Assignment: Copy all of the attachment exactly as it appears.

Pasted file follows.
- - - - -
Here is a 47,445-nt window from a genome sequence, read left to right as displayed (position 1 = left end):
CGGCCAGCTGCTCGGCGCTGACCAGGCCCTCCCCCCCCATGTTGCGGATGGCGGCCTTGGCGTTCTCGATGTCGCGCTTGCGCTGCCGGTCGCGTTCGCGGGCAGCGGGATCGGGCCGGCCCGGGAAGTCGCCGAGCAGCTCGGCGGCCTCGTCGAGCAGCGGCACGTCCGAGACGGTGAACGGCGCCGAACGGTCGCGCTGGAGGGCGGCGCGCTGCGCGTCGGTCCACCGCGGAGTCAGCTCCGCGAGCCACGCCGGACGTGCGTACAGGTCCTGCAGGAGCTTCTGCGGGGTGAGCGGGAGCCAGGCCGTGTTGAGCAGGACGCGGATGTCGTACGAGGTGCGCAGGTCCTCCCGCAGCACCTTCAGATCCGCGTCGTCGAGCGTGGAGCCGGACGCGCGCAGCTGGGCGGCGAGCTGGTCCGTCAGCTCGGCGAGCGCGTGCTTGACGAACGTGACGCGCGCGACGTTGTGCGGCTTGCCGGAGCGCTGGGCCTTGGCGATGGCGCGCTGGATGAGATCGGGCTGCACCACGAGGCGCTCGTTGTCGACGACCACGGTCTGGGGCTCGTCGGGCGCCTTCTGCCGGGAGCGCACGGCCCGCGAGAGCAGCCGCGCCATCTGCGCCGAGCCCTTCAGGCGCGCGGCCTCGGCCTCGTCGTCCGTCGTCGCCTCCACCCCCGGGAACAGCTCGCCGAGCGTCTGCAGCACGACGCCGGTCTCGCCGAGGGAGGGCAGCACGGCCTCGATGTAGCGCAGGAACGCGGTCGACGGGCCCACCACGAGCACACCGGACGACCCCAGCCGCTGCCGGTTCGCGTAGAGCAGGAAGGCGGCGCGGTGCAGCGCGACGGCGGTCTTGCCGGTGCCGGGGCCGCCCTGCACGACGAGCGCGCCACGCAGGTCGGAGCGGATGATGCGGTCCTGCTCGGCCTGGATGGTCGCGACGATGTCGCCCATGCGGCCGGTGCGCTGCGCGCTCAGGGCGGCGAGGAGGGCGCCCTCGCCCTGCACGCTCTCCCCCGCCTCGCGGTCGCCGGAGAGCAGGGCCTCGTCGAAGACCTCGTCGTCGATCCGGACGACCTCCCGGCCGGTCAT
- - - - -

Here is a 47,445-nt window from a genome sequence, read left to right as displayed (position 1 = left end):
CGGCCAGCTGCTCGGCGCTGACCAGGCCCTCCCCCCCCATGTTGCGGATGGCGGCCTTGGCGTTCTCGATGTCGCGCTTGCGCTGCCGGTCGCGTTCGCGGGCAGCGGGATCGGGCCGGCCCGGGAAGTCGCCGAGCAGCTCGGCGGCCTCGTCGAGCAGCGGCACGTCCGAGACGGTGAACGGCGCCGAACGGTCGCGCTGGAGGGCGGCGCGCTGCGCGTCGGTCCACCGCGGAGTCAGCTCCGCGAGCCACGCCGGACGTGCGTACAGGTCCTGCAGGAGCTTCTGCGGGGTGAGCGGGAGCCAGGCCGTGTTGAGCAGGACGCGGATGTCGTACGAGGTGCGCAGGTCCTCCCGCAGCACCTTCAGATCCGCGTCGTCGAGCGTGGAGCCGGACGCGCGCAGCTGGGCGGCGAGCTGGTCCGTCAGCTCGGCGAGCGCGTGCTTGACGAACGTGACGCGCGCGACGTTGTGCGGCTTGCCGGAGCGCTGGGCCTTGGCGATGGCGCGCTGGATGAGATCGGGCTGCACCACGAGGCGCTCGTTGTCGACGACCACGGTCTGGGGCTCGTCGGGCGCCTTCTGCCGGGAGCGCACGGCCCGCGAGAGCAGCCGCGCCATCTGCGCCGAGCCCTTCAGGCGCGCGGCCTCGGCCTCGTCGTCCGTCGTCGCCTCCACCCCCGGGAACAGCTCGCCGAGCGTCTGCAGCACGACGCCGGTCTCGCCGAGGGAGGGCAGCACGGCCTCGATGTAGCGCAGGAACGCGGTCGACGGGCCCACCACGAGCACACCGGACGACCCCAGCCGCTGCCGGTTCGCGTAGAGCAGGAAGGCGGCGCGGTGCAGCGCGACGGCGGTCTTGCCGGTGCCGGGGCCGCCCTGCACGACGAGCGCGCCACGCAGGTCGGAGCGGATGATGCGGTCCTGCTCGGCCTGGATGGTCGCGACGATGTCGCCCATGCGGCCGGTGCGCTGCGCGCTCAGGGCGGCGAGGAGGGCGCCCTCGCCCTGCACGCTCTCCCCCGCCTCGCGGTCGCCGGAGAGCAGGGCCTCGTCGAAGACCTCGTCGTCGATCCGGACGACCTCCCGGCCGGTCAT